Until recently, investors had to report details about capital gains and losses on IRS Form 8949. For heavy traders, this potentially meant a lot of work. In 2013, the IRS quietly changed the rules, although many people remain unaware of the change.
Under current rules, Form 8949 is not required for a transaction if 1) you received a Form 1099-B from your broker showing that basis was reported to the IRS (without any adjustments in box 1g); and 2) you don’t need to make adjustments to the basis or type of gain or loss reported on Form 1099-B. For these transactions, you may aggregate gains and losses, and enter the totals on Schedule D.
Estate tax relief for family businesses
If a family business makes up a large portion of your wealth, you may worry that your heirs will be forced to sell all or a portion of the business to cover the estate tax bill. Fortunately, Internal Revenue Code Section 6166 provides some relief.
If the value of a qualifying closely held business interest exceeds 35% of your adjusted gross estate, your executor may defer the portion of your estate’s taxes that are attributable to that interest for up to 14 years. The estate pays interest only for four years and then pays 10 annual installments of principal and interest.
To qualify for an estate tax deferral, you must meet certain ownership requirements and the business must conduct an active trade or business. Check with your advisors to see if your business meets these requirements. If it doesn’t, it may qualify by increasing your ownership percentage or level of activity.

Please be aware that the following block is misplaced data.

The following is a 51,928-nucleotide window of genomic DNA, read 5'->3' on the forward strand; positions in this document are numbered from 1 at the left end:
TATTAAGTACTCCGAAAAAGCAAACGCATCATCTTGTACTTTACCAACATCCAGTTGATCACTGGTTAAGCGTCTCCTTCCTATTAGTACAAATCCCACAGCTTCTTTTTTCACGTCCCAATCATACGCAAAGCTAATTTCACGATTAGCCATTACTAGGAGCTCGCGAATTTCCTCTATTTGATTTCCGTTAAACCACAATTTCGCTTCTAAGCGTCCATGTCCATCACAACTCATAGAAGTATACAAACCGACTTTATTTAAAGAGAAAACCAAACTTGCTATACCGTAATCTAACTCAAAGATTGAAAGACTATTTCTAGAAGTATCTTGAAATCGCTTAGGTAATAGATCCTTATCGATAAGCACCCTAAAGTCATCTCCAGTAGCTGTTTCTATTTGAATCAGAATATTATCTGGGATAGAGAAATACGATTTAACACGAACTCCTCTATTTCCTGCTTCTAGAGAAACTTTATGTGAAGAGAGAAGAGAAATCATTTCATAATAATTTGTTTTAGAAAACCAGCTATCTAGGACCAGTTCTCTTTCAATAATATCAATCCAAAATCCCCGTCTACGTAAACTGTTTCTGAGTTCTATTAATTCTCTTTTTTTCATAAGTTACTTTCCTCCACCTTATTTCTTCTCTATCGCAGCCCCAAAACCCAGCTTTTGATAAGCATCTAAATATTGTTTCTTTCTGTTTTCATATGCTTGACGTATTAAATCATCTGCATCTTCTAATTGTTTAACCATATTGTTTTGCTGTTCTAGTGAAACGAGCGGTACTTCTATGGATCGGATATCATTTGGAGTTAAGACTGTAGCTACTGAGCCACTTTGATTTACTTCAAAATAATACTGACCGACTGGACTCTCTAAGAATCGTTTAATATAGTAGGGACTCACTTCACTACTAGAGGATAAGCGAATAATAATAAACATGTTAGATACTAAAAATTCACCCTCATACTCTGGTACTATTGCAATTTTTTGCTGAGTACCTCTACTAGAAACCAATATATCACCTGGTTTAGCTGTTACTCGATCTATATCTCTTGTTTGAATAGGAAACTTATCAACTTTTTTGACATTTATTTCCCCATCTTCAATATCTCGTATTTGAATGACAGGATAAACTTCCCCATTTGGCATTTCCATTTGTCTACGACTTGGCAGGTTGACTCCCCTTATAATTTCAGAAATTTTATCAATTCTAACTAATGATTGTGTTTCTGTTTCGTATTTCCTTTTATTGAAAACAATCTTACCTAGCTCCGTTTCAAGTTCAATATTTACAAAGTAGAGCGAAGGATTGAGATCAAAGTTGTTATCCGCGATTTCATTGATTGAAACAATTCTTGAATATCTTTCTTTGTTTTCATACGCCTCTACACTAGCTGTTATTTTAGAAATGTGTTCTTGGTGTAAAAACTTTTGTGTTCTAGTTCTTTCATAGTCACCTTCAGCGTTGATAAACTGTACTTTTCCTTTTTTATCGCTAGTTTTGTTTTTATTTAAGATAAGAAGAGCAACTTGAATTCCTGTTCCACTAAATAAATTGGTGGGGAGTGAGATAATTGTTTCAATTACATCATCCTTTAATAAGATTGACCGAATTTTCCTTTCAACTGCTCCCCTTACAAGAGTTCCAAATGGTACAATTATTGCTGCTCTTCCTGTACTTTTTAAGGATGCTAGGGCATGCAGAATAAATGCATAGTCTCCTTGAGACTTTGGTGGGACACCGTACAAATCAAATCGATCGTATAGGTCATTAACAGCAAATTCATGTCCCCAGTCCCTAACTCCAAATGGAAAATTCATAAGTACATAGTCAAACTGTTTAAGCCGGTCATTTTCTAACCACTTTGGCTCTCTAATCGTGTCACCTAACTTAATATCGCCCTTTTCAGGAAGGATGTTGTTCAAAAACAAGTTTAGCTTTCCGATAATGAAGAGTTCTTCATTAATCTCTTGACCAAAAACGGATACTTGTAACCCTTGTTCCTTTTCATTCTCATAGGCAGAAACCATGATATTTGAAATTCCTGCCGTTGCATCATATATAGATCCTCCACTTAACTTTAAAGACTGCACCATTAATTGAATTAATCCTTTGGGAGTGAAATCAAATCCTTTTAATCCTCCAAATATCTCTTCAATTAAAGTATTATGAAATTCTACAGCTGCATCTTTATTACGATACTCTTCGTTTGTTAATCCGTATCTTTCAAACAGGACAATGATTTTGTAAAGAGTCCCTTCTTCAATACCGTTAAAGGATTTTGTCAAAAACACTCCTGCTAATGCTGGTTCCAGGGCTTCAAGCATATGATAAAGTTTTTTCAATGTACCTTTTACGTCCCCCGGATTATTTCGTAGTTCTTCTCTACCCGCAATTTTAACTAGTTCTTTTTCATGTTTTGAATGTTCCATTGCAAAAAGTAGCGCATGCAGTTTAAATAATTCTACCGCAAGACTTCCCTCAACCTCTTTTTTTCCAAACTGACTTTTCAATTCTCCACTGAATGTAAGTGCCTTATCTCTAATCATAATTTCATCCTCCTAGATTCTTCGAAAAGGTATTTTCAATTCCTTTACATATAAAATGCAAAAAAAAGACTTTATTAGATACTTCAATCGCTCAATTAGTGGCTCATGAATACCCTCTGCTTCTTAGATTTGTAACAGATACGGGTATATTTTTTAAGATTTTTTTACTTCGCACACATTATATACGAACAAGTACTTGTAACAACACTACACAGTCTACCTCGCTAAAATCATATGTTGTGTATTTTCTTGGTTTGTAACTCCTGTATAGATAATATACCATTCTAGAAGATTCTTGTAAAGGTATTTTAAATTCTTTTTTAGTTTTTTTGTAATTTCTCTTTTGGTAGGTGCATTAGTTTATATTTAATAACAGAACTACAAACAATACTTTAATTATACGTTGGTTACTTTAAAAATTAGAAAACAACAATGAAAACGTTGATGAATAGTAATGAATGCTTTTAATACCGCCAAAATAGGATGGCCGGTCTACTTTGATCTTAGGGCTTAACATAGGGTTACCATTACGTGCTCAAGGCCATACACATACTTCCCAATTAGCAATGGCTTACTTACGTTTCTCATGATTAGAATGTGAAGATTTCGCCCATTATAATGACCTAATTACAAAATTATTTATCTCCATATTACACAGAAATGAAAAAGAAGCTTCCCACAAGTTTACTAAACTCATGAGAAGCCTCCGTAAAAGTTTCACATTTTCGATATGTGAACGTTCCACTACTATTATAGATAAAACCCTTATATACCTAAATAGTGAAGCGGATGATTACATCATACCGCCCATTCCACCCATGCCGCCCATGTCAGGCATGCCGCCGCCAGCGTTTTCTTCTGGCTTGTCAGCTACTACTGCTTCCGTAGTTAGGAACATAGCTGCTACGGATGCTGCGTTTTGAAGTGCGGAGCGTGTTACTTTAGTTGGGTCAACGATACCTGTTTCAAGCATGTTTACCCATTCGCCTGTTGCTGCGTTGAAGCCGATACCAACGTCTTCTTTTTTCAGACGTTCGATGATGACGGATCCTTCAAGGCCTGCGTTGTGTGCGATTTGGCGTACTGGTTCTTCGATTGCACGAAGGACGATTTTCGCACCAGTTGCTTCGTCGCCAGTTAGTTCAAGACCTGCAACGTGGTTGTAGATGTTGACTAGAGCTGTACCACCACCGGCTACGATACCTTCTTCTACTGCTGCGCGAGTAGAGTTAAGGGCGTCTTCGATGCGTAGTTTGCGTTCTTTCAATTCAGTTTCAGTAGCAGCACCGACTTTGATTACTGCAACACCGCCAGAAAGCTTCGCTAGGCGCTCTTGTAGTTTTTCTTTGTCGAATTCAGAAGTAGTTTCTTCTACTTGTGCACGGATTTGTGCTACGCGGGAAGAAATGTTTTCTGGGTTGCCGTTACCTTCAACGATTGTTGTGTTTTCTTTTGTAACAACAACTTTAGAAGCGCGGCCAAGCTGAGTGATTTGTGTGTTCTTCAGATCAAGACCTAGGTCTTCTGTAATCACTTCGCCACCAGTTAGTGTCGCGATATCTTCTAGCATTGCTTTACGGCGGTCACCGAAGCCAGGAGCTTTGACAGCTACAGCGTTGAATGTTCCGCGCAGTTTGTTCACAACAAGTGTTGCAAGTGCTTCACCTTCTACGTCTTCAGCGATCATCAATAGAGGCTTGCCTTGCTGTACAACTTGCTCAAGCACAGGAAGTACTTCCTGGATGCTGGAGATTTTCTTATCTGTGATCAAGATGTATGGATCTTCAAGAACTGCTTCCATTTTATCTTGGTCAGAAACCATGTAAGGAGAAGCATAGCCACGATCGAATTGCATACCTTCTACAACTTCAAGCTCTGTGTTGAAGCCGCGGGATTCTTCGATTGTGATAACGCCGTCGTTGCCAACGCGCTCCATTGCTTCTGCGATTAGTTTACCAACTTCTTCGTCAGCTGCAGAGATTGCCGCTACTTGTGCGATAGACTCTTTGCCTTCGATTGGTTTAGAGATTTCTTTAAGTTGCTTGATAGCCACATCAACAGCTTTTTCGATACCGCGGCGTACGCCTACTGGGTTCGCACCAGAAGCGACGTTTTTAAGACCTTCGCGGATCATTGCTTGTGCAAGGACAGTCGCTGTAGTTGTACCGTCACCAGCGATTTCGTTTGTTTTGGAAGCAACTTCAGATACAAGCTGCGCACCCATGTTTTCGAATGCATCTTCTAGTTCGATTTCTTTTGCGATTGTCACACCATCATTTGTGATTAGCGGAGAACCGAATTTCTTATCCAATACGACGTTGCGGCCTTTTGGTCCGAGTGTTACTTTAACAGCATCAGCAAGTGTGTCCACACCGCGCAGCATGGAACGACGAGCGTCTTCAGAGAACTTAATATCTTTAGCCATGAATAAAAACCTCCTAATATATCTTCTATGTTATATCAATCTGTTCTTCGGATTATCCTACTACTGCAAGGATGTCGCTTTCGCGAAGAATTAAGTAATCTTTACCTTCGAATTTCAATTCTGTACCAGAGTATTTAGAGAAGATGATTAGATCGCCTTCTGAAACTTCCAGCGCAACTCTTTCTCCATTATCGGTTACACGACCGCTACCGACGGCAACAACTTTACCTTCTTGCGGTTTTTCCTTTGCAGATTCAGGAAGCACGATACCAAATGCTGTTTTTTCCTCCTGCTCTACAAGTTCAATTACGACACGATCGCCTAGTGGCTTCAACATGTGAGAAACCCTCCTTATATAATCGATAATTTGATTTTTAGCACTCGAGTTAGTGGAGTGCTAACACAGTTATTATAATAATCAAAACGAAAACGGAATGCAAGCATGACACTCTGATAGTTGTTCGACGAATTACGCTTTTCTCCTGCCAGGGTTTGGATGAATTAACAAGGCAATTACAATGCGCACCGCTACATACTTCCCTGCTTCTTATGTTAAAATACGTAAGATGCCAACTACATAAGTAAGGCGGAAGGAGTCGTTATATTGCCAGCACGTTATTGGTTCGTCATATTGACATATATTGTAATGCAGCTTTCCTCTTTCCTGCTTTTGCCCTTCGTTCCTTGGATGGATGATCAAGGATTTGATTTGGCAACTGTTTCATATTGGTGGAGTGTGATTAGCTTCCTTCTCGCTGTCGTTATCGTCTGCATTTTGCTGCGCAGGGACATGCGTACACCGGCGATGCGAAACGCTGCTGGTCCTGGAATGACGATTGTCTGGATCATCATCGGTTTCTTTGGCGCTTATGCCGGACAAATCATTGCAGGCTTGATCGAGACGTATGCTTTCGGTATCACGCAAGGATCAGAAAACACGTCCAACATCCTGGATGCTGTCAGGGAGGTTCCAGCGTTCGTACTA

Time for a cost segregation study?
Businesses that acquire, construct or substantially renovate buildings or other real property often enjoy significant tax benefits by conducting cost segregation studies. These studies apply engineering and tax accounting principles to identify building components that qualify for accelerated depreciation, allowing a business to reduce its current tax bill or claim a refund for missed depreciation deductions in previous tax years.
If you decided against a cost segregation study in the past — for example, because you felt that the potential benefits didn’t justify the cost — it may be time to reconsider. The recently finalized tangible property regulations may enhance the benefits of a cost segregation study for some taxpayers.